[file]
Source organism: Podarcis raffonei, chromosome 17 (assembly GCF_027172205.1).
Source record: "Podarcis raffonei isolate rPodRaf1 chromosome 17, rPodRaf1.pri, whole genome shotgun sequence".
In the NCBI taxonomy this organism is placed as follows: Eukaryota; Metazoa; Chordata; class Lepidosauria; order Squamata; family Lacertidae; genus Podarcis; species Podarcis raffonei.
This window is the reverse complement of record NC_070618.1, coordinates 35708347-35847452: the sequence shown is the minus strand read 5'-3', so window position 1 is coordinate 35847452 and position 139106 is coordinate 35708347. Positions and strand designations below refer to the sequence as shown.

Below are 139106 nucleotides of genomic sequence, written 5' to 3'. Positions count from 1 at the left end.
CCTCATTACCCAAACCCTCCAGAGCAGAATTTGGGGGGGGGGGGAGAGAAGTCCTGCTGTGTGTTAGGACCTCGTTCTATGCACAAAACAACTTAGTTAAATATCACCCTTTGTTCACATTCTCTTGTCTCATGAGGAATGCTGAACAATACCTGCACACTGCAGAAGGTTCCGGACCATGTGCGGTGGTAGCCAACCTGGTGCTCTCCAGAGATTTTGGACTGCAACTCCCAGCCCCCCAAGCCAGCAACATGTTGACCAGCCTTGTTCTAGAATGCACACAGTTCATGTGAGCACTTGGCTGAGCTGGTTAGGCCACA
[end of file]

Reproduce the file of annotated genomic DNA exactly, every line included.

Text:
Source organism: Podarcis raffonei, chromosome 17 (assembly GCF_027172205.1).
Source record: "Podarcis raffonei isolate rPodRaf1 chromosome 17, rPodRaf1.pri, whole genome shotgun sequence".
In the NCBI taxonomy this organism is placed as follows: Eukaryota; Metazoa; Chordata; class Lepidosauria; order Squamata; family Lacertidae; genus Podarcis; species Podarcis raffonei.
This window is the reverse complement of record NC_070618.1, coordinates 35708347-35847452: the sequence shown is the minus strand read 5'-3', so window position 1 is coordinate 35847452 and position 139106 is coordinate 35708347. Positions and strand designations below refer to the sequence as shown.

Below are 139106 nucleotides of genomic sequence, written 5' to 3'. Positions count from 1 at the left end.
CCTCATTACCCAAACCCTCCAGAGCAGAATTTGGGGGGGGGGGGAGAGAAGTCCTGCTGTGTGTTAGGACCTCGTTCTATGCACAAAACAACTTAGTTAAATATCACCCTTTGTTCACATTCTCTTGTCTCATGAGGAATGCTGAACAATACCTGCACACTGCAGAAGGTTCCGGACCATGTGCGGTGGTAGCCAACCTGGTGCTCTCCAGAGATTTTGGACTGCAACTCCCAGCCCCCCAAGCCAGCAACATGTTGACCAGCCTTGTTCTAGAATGCACACAGTTCATGTGAGCACTTGGCTGAGCTGGTTAGGCCACA